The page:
Statements: Lift state-imposed media restrictions


Brazen and baseless restrictions on media have no place in a democracy.

This week has been marked by at least two instances of sudden and unexplained restrictions on journalists covering issues of public interest.

These were the barring of media from covering the proceedings in the charges filed against real estate developer Delfin Lee, alleged brains of the P7-billion Globe Asiatique housing scam, at the Regional Trial Court in City of San Fernando on Monday; and the restrictions imposed on journalists covering the Ninoy Aquino International Airport, especially those pursuing the continuing “tanim bala” scandal.

In both instances, no reason or explanation was given the media.

While there may be valid reasons to bar media from covering an event, neither of these issues fit the known criteria, such as national security, diplomacy, privacy or protecting the identities of children and women.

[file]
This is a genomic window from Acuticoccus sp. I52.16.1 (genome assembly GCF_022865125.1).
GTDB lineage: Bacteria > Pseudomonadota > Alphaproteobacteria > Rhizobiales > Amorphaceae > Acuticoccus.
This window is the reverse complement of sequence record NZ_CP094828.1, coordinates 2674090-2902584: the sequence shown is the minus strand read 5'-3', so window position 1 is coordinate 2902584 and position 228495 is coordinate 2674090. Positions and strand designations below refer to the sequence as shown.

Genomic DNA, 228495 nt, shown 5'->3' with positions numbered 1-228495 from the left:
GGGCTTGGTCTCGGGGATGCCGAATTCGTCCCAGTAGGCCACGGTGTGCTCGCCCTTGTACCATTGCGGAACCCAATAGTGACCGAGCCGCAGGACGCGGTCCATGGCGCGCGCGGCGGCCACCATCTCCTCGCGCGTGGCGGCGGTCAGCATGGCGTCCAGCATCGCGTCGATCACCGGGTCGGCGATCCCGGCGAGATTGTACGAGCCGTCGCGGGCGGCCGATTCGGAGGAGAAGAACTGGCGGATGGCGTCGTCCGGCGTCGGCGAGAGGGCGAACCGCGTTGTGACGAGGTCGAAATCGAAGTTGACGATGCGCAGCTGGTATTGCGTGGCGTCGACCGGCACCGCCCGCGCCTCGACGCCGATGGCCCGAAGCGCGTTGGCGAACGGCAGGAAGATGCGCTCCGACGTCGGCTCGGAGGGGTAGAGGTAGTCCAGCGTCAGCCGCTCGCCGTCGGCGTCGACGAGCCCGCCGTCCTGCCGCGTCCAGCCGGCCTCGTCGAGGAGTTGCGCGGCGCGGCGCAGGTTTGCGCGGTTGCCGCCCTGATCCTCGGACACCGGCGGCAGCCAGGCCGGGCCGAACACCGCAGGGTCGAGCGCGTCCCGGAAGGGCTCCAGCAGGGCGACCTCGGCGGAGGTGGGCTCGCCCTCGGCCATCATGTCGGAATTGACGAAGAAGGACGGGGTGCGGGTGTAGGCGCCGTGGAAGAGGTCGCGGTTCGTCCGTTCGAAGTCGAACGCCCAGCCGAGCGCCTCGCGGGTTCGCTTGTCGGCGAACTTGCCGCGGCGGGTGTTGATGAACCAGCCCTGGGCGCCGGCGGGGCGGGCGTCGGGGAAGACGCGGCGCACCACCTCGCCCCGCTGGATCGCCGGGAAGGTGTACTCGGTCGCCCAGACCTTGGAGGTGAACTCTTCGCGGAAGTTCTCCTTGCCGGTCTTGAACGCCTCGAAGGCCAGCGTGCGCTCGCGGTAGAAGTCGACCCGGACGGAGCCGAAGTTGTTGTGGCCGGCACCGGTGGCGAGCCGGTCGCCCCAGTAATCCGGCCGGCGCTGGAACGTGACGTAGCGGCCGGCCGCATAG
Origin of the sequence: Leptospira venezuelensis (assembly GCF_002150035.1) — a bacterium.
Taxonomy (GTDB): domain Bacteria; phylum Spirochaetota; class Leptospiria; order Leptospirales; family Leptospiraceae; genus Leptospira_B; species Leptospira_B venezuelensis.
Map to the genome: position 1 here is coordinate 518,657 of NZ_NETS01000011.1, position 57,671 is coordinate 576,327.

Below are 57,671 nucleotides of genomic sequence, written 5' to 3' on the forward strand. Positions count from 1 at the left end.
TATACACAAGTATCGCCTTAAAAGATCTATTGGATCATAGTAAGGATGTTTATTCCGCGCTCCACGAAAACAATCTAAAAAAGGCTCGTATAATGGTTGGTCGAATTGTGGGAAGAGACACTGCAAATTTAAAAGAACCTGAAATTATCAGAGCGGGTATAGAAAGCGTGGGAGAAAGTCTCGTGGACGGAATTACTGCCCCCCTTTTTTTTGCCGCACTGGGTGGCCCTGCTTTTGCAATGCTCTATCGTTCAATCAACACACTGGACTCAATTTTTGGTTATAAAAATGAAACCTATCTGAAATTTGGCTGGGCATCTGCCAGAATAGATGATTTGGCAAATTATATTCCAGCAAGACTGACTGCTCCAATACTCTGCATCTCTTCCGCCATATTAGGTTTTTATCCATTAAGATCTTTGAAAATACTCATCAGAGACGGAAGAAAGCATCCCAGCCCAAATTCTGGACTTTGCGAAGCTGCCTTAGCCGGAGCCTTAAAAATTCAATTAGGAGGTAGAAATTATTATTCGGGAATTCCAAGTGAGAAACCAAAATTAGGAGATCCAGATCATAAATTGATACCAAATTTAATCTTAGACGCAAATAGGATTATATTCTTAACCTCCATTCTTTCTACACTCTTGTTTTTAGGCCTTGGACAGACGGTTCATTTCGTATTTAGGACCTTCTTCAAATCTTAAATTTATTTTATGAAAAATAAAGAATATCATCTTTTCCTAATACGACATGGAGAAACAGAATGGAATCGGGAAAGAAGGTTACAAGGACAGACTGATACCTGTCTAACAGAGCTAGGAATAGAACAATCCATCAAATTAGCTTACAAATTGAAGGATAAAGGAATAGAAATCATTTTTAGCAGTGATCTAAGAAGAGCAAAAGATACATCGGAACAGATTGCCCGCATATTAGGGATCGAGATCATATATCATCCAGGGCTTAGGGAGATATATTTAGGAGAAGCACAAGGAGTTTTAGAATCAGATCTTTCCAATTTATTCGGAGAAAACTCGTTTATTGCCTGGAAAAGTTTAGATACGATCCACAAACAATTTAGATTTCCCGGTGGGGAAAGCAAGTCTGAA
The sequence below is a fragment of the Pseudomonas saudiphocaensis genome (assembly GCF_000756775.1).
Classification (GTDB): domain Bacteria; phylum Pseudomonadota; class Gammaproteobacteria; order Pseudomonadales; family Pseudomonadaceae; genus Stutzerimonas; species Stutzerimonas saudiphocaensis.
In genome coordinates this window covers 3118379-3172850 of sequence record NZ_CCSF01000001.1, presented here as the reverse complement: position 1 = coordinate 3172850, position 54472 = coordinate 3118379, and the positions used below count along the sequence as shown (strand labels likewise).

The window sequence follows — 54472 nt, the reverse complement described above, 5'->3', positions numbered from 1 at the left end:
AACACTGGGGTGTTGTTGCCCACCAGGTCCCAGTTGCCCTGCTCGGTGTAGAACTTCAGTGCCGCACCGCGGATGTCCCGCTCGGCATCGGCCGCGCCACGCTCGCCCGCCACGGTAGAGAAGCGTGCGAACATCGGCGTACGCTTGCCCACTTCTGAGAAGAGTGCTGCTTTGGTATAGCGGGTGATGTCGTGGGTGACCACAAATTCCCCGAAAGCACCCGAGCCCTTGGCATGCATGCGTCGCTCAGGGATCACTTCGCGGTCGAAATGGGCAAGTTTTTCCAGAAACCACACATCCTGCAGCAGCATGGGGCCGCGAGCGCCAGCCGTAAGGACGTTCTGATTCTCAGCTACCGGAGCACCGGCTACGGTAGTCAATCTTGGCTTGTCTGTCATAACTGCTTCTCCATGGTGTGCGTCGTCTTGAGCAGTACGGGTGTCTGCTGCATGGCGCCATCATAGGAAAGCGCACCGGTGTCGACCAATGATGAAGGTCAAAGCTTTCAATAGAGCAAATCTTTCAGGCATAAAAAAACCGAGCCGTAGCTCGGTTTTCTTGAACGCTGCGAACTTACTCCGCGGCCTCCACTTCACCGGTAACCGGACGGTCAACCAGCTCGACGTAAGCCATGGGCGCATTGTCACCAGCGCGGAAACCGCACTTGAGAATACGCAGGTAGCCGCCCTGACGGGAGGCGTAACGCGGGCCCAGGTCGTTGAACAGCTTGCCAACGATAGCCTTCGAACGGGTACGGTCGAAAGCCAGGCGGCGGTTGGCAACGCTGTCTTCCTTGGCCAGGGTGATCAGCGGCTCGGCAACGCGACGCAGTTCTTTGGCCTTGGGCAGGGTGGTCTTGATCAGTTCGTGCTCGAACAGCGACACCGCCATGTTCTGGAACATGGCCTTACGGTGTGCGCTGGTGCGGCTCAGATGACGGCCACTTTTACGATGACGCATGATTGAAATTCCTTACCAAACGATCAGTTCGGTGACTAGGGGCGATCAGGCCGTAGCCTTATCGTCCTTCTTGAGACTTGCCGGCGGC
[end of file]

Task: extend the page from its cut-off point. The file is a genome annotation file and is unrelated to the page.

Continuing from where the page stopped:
Keeping a lid on the trial of Lee would deprive the victims of the housing scam of their right to information on a case on which many of their lives and futures literally hinge.

In the case of the NAIA, the only reason we see for the sudden restrictions on media is to cloak the truth on the alleged extortion racket. Indeed, such a move can only backfire on NAIA and the personnel suspected of the scandal if it turns out, as they claim, that the “tanim bala” is a fiction “blown out of proportion.”

The NUJP demands the immediate lifting of these sudden and unexplained restrictions on journalists covering crucial issues on public interest. These restrictions are only perpetuating the culture of impunity that is plaguing the country where wrongdoers go unpunished. Such acts have no place in a democracy that is already suffering from the distinction of being the 4th most dangerous country for journalists as per the New York-based Committee to Protect Journalist’s 2015 Global Impunity Index and even as we are commemorating the International End Impunity Campaign from November 2 to 23. #


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